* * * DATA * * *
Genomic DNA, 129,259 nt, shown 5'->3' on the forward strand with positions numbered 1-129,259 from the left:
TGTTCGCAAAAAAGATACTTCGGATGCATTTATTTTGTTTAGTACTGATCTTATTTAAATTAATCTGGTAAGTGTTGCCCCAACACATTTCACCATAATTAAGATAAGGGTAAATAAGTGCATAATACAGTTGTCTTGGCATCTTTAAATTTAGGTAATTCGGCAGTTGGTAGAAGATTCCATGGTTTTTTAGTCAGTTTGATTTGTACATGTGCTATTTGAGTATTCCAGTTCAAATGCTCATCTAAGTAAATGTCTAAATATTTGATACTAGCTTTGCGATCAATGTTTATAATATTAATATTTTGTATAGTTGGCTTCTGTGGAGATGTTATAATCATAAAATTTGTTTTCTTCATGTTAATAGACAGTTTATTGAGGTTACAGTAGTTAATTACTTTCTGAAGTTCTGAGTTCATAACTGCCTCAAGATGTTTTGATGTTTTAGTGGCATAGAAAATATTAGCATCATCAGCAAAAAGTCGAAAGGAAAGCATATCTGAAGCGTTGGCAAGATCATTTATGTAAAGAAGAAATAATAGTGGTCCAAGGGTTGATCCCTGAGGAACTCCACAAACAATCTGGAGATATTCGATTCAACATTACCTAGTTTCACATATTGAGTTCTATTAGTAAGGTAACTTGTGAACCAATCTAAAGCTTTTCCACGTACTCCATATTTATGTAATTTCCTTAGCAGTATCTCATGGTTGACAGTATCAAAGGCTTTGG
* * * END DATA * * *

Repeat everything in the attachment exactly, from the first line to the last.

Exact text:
Genomic DNA, 129,259 nt, shown 5'->3' on the forward strand with positions numbered 1-129,259 from the left:
TGTTCGCAAAAAAGATACTTCGGATGCATTTATTTTGTTTAGTACTGATCTTATTTAAATTAATCTGGTAAGTGTTGCCCCAACACATTTCACCATAATTAAGATAAGGGTAAATAAGTGCATAATACAGTTGTCTTGGCATCTTTAAATTTAGGTAATTCGGCAGTTGGTAGAAGATTCCATGGTTTTTTAGTCAGTTTGATTTGTACATGTGCTATTTGAGTATTCCAGTTCAAATGCTCATCTAAGTAAATGTCTAAATATTTGATACTAGCTTTGCGATCAATGTTTATAATATTAATATTTTGTATAGTTGGCTTCTGTGGAGATGTTATAATCATAAAATTTGTTTTCTTCATGTTAATAGACAGTTTATTGAGGTTACAGTAGTTAATTACTTTCTGAAGTTCTGAGTTCATAACTGCCTCAAGATGTTTTGATGTTTTAGTGGCATAGAAAATATTAGCATCATCAGCAAAAAGTCGAAAGGAAAGCATATCTGAAGCGTTGGCAAGATCATTTATGTAAAGAAGAAATAATAGTGGTCCAAGGGTTGATCCCTGAGGAACTCCACAAACAATCTGGAGATATTCGATTCAACATTACCTAGTTTCACATATTGAGTTCTATTAGTAAGGTAACTTGTGAACCAATCTAAAGCTTTTCCACGTACTCCATATTTATGTAATTTCCTTAGCAGTATCTCATGGTTGACAGTATCAAAGGCTTTGG